The Elephant in the Room: an external view

2017 February 17
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There’s an elephant in the room.
It is large and squatting, so it is hard to get around it.
Yet we squeeze by with, “How are you?” and “I’m fine,”
and a thousand other forms of trivial chatter.
We talk about the weather. We talk about work.
We talk about everything else, except the elephant in the room.
“The Elephant in the Room” by Terry Kettering

There is indeed a large elephant in the room – we have become quite adept at squeezing past it. That large elephant is the burden of disease-related suffering and the room is India.

How does it all look to someone looking in from outside?

Jesse Bossingham is a volunteer from USA. According to his blog, he is “interested in the ways medicine is culturally, spiritually, and institutionally located.” Specifically, he wishes to “study different modes of death and dying around the world.”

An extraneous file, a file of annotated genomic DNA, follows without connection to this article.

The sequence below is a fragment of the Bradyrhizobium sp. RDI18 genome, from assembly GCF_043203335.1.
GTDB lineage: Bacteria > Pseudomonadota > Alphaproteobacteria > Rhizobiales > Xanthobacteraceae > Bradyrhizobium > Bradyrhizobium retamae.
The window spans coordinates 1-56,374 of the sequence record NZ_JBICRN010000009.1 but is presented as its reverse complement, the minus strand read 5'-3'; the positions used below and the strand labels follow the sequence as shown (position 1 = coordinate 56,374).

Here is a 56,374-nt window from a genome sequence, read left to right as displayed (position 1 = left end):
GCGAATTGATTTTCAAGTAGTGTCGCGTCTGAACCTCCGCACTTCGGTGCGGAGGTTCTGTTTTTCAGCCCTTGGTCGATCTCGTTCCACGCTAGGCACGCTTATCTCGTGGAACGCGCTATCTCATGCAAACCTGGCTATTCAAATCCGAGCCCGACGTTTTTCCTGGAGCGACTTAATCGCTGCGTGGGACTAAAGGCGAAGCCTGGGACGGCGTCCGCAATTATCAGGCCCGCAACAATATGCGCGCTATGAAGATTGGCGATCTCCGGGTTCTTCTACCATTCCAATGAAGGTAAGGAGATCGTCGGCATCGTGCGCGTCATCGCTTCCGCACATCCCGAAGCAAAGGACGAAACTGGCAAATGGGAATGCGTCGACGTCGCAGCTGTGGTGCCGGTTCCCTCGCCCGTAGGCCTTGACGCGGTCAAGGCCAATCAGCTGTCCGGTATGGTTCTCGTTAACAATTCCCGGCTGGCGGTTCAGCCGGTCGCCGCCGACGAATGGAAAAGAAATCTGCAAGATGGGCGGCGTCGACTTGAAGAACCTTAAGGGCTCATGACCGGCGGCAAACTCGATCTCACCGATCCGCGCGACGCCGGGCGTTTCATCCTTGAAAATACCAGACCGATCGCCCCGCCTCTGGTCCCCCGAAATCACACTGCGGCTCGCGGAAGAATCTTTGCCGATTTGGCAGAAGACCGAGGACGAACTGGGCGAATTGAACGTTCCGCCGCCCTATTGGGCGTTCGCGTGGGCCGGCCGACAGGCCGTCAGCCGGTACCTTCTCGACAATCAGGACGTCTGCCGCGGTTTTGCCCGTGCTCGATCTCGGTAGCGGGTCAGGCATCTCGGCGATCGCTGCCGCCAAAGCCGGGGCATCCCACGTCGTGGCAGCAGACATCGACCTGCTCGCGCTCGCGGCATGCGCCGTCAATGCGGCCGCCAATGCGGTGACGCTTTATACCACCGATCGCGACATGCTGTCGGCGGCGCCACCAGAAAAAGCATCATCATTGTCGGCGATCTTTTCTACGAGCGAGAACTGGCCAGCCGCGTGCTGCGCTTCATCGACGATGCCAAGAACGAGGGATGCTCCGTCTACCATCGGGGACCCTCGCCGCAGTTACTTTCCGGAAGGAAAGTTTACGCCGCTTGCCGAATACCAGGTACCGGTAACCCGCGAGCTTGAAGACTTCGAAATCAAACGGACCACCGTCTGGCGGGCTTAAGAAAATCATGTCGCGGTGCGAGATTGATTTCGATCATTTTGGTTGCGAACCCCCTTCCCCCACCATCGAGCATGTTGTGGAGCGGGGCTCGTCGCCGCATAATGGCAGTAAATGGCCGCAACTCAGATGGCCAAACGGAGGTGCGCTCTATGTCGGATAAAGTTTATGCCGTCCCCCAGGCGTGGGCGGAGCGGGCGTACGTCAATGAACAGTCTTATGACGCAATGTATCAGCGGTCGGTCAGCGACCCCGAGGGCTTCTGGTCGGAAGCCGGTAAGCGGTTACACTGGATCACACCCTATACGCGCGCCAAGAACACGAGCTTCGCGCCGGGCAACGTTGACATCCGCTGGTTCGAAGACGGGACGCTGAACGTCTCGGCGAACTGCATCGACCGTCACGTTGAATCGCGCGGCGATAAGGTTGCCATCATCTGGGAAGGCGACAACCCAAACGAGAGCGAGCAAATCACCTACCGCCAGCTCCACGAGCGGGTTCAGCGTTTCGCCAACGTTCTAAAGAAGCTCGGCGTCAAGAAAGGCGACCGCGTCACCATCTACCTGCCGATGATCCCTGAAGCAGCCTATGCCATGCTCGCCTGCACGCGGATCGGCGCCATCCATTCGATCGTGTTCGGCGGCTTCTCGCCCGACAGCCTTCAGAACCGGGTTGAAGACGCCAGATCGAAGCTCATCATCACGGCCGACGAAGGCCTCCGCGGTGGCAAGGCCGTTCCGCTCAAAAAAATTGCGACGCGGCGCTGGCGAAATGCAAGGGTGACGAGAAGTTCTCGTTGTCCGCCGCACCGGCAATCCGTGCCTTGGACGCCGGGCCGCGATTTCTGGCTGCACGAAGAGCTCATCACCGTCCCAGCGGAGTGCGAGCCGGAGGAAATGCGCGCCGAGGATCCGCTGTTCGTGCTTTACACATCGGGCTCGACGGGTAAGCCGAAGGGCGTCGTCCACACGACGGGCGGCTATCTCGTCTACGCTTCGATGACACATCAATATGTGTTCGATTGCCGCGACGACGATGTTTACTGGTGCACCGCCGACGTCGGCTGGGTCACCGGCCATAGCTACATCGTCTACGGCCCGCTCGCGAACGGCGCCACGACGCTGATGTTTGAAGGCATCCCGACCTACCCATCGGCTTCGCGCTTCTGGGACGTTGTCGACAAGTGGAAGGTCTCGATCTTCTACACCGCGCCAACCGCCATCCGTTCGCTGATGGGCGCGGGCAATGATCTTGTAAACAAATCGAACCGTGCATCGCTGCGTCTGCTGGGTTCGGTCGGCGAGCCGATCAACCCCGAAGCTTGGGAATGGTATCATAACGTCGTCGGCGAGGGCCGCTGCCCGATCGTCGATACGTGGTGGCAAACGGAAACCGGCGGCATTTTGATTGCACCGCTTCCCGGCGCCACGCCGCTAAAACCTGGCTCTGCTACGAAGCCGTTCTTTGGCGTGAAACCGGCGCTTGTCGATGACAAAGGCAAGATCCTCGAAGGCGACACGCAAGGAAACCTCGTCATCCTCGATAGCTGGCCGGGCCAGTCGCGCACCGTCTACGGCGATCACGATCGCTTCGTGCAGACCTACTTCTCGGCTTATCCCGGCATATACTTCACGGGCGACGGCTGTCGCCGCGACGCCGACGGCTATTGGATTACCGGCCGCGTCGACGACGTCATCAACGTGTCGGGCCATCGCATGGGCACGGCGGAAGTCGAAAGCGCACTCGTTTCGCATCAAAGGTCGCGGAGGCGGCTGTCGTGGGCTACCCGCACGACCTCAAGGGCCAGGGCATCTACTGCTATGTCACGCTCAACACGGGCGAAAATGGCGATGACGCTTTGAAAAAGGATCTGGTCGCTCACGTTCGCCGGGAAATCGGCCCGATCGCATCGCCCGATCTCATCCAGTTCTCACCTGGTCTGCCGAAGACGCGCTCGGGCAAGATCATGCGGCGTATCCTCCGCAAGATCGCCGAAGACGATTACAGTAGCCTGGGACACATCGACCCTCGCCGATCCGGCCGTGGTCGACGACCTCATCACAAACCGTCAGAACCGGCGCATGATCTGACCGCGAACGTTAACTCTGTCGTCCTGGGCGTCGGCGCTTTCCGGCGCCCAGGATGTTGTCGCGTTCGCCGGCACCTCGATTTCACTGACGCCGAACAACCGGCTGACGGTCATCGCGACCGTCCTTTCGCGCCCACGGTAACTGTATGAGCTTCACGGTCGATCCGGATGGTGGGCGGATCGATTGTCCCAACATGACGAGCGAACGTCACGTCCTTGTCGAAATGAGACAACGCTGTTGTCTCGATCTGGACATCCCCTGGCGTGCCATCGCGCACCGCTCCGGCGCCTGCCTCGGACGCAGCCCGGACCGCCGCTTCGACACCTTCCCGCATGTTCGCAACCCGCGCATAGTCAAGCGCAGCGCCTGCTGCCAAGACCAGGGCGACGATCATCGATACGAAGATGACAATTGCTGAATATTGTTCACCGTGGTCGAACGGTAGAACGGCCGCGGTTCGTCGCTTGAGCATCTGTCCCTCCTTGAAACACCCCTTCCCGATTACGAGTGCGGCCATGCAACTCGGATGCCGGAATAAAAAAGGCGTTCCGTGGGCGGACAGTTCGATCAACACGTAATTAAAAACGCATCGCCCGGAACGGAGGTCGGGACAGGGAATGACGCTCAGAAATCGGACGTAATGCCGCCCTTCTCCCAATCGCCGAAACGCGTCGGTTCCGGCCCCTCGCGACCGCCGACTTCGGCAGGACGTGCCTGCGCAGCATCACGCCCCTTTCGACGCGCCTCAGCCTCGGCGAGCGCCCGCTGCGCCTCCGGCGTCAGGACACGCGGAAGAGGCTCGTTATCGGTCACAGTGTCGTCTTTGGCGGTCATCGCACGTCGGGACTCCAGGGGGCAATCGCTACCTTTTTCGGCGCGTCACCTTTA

As a part of that quest, Jesse spent two weeks at Pallium India this February, observing the way we function, trying to understand the culture and methods. “I had hoped to fade into the background and watch, but it is clear that won’t work.” As he does not understand Malayalam, he has to rely on body language and hasty translations.

In the course of a fortnight, he senses the elephant in the room – huge, clear and ominous. In his blog titled “Talking About the Elephant: Two Weeks at Pallium India“, Jesse writes about his experiences as he shadowed the home visit team, and at the outpatient clinic, and in the inpatient ward. The little things that we do not perceive, that we consider normal, that we take for granted, jump out at us from Jesse’s words. Do read Jesse Bossingham’s blog.

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